Swiss Museum & Center for Electronic Music Instruments (SMEM)
Mikael Dürrmeier @smem
If out of all the stories about drum machines, we could only keep one, it would surely be that of the TR-808. It is no exaggeration to describe it as one of the instruments that has most changed the history of music in the last 40 years. Without the TR-808, techno, house, and all their subgenres might never have existed, and club culture would undoubtedly be very different from what it is today. Its impact is not limited to electronic music, since the TR-808 brought about a profound transformation in hip-hop and pop culture, too. And yet, its story begins with a failure…
Drum machines were initially designed for musicians who wanted a rhythm section to back them up while they played. Due to technological limitations, the first drum machines, like the Chamberlain Rhythmate (1949) and the Wurlitzer Sideman (1959), offered only a selection of prerecorded rhythms, which could only be changed in terms of the volume and tempo. Over the decades, other functions were added, and these instruments began to be used by musicians as real tools for creating music.
The Roland TR-808 is a revolutionary computer-controlled rhythm machine which offers up to 768 measures of programming at a time. In addition, this unit offers more percussive variations and more effects than virtually any other unit on the market. With it you can visualize patterns and real-time processing, program complete songs, and do just about everything else a rhythm machine should do with more accuracy and less trouble. (Published by Roland, 1981)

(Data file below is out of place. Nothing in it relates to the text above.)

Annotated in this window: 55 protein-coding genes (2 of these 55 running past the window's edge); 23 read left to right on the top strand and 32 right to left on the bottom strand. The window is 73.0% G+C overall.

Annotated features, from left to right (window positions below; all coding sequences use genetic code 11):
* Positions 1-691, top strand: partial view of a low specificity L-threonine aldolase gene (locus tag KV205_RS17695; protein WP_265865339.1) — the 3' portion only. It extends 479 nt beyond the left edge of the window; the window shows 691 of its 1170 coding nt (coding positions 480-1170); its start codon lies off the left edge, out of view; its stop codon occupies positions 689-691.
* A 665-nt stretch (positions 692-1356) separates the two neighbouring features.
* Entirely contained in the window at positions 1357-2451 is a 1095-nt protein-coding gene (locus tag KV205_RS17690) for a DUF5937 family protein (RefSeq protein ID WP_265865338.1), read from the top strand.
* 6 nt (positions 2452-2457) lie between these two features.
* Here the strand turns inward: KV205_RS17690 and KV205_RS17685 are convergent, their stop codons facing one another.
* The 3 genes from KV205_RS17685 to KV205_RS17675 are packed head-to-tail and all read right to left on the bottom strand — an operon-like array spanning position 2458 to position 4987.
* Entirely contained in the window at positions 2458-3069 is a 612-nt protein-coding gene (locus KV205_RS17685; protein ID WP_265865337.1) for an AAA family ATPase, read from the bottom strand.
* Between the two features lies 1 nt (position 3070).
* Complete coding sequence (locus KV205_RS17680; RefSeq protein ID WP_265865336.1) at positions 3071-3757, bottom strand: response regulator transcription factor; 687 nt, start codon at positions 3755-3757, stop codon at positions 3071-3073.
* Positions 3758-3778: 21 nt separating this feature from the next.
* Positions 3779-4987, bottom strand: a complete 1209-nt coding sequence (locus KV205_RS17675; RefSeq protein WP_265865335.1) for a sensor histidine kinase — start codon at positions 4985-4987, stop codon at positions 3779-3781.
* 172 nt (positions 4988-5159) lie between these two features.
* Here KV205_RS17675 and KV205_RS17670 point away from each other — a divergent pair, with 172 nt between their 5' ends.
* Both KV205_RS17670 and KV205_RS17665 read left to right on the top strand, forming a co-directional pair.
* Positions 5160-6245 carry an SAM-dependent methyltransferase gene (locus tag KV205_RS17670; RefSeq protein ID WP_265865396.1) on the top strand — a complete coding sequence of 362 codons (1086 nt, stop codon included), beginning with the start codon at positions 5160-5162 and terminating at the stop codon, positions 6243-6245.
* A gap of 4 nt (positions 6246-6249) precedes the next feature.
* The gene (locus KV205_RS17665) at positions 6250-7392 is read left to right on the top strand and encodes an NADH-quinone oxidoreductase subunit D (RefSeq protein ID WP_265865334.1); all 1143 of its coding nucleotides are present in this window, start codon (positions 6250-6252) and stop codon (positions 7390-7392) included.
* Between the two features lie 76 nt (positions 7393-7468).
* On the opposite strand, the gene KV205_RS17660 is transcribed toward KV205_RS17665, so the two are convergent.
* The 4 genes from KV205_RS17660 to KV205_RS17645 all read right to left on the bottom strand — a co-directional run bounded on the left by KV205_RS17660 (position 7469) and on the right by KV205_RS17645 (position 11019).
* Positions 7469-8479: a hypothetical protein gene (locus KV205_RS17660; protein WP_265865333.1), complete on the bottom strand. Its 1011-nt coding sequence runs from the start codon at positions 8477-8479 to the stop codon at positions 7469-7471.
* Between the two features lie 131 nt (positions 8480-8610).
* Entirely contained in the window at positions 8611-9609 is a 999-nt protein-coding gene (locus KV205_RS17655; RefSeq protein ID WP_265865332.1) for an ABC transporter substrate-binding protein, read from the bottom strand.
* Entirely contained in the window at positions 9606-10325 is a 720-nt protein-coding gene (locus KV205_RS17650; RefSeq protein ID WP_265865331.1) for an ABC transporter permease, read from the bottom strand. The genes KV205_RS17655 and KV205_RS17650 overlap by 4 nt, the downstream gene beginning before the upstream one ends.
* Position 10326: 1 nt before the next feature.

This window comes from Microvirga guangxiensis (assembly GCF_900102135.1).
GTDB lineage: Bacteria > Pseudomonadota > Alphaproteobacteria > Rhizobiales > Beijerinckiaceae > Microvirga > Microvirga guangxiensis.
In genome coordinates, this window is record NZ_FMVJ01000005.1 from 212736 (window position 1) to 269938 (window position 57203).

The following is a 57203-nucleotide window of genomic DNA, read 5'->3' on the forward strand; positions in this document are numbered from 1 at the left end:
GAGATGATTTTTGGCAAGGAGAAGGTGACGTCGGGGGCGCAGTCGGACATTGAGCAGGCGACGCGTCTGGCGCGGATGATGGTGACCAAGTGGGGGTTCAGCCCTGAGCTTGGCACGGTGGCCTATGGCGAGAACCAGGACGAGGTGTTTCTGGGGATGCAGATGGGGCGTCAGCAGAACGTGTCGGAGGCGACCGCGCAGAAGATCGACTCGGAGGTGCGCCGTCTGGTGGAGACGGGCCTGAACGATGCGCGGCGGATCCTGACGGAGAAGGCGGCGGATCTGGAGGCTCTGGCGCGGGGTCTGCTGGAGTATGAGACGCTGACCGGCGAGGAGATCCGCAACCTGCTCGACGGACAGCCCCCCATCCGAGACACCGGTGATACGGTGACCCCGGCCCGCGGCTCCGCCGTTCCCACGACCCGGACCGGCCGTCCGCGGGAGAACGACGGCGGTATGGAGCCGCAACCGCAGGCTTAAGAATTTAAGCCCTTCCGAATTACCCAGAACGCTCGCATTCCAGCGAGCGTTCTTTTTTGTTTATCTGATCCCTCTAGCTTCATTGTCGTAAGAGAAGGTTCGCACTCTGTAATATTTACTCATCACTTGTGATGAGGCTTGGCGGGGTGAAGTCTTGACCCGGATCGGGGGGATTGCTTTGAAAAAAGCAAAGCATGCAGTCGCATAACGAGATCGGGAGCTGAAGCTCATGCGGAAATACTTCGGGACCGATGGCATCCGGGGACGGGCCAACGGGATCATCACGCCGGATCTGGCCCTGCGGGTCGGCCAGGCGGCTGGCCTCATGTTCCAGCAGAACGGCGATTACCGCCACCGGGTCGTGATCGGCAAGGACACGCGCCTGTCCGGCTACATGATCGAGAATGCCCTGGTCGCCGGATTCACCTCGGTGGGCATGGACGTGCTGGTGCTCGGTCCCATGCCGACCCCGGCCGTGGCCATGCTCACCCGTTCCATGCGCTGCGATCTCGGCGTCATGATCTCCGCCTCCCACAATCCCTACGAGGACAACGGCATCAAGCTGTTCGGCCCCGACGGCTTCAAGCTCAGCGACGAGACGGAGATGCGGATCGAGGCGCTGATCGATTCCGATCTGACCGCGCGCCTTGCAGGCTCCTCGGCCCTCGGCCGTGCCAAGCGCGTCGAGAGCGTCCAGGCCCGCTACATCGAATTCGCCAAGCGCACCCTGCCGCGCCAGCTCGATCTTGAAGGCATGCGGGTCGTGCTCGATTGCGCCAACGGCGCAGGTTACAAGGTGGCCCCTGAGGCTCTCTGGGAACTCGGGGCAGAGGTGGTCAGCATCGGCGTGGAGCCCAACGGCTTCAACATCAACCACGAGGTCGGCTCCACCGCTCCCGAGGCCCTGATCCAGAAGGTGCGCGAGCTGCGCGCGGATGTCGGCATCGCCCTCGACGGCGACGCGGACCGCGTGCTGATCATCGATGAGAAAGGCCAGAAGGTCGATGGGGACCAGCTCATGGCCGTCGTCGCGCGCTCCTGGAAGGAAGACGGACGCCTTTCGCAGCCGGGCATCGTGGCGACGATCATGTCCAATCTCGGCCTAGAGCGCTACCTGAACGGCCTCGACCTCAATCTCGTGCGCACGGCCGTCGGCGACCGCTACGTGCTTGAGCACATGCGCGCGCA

The TR-808 stood out from its competitors for the possibilities it offered for creativity and variation—allowing the user to record a complete track (verse, chorus, and variations)—and, above all, for its editing system, which used a step sequencer. Offering a more visual and intuitive experience, this soon became the standard for all kinds of sequencers.
However, the TR-808 had an Achilles heel compared to its contemporaries: its sounds. Unlike drum machines like the LinnDrum, which used sound samples, the TR-808 worked as an analog synthesizer, with transistors and filters (hence the name "TR," which stands for "Transistor Rhythm"). This technology was a lot less expensive, but the result wasn't realistic—and that was a fatal flaw at the time.
After three years on the market, sales had failed to take off. Then, in 1983, Roland halted production. There were 12,000 units in existence and most of them ended up on the second-hand market. The Japanese company followed up by launching the TR-909, an improved version that sought to win musicians over by combining an analog synthesizer with samples. One year and 10,000 units later, this machine met with the same fate.
However, its unusual sounds had nonetheless appealed to a select few pioneers like Marvin Gaye, who used a TR-808 on his hit song Sexual Healing in 1982. The same year, a then-unknown band released a track that changed the course of history for electronic music, which until then had been seen as something new age or just experimentation with sound. That track was Planet Rock by Afrika Bambaataa and The Soulsonic Force, who hailed from New York.